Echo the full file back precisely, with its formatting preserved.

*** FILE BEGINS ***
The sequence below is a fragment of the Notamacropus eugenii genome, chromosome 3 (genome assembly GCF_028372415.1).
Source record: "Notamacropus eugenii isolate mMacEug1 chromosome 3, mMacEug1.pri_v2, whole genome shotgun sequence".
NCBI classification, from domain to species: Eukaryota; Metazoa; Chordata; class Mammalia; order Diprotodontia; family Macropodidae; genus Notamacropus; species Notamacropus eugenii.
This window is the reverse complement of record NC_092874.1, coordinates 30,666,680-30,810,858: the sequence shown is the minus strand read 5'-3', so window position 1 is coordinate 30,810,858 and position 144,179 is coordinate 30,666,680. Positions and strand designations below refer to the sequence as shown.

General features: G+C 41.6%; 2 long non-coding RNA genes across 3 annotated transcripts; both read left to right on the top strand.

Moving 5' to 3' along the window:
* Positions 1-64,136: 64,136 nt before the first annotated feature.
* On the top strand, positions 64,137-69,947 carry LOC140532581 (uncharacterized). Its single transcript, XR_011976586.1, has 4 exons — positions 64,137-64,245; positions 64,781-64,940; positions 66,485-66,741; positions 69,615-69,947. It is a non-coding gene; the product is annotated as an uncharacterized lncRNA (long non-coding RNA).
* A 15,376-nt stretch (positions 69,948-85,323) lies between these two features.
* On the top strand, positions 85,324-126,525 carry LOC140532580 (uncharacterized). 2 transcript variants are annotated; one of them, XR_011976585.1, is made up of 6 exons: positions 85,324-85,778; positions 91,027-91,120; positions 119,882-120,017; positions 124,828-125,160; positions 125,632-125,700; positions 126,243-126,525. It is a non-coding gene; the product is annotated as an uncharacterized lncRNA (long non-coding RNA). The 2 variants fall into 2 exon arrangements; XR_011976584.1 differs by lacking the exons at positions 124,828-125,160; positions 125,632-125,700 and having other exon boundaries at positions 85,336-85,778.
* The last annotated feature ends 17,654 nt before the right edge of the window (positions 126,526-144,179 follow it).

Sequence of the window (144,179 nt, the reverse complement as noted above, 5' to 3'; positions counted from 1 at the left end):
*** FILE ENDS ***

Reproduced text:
The sequence below is a fragment of the Notamacropus eugenii genome, chromosome 3 (genome assembly GCF_028372415.1).
Source record: "Notamacropus eugenii isolate mMacEug1 chromosome 3, mMacEug1.pri_v2, whole genome shotgun sequence".
NCBI classification, from domain to species: Eukaryota; Metazoa; Chordata; class Mammalia; order Diprotodontia; family Macropodidae; genus Notamacropus; species Notamacropus eugenii.
This window is the reverse complement of record NC_092874.1, coordinates 30,666,680-30,810,858: the sequence shown is the minus strand read 5'-3', so window position 1 is coordinate 30,810,858 and position 144,179 is coordinate 30,666,680. Positions and strand designations below refer to the sequence as shown.

General features: G+C 41.6%; 2 long non-coding RNA genes across 3 annotated transcripts; both read left to right on the top strand.

Moving 5' to 3' along the window:
* Positions 1-64,136: 64,136 nt before the first annotated feature.
* On the top strand, positions 64,137-69,947 carry LOC140532581 (uncharacterized). Its single transcript, XR_011976586.1, has 4 exons — positions 64,137-64,245; positions 64,781-64,940; positions 66,485-66,741; positions 69,615-69,947. It is a non-coding gene; the product is annotated as an uncharacterized lncRNA (long non-coding RNA).
* A 15,376-nt stretch (positions 69,948-85,323) lies between these two features.
* On the top strand, positions 85,324-126,525 carry LOC140532580 (uncharacterized). 2 transcript variants are annotated; one of them, XR_011976585.1, is made up of 6 exons: positions 85,324-85,778; positions 91,027-91,120; positions 119,882-120,017; positions 124,828-125,160; positions 125,632-125,700; positions 126,243-126,525. It is a non-coding gene; the product is annotated as an uncharacterized lncRNA (long non-coding RNA). The 2 variants fall into 2 exon arrangements; XR_011976584.1 differs by lacking the exons at positions 124,828-125,160; positions 125,632-125,700 and having other exon boundaries at positions 85,336-85,778.
* The last annotated feature ends 17,654 nt before the right edge of the window (positions 126,526-144,179 follow it).

Sequence of the window (144,179 nt, the reverse complement as noted above, 5' to 3'; positions counted from 1 at the left end):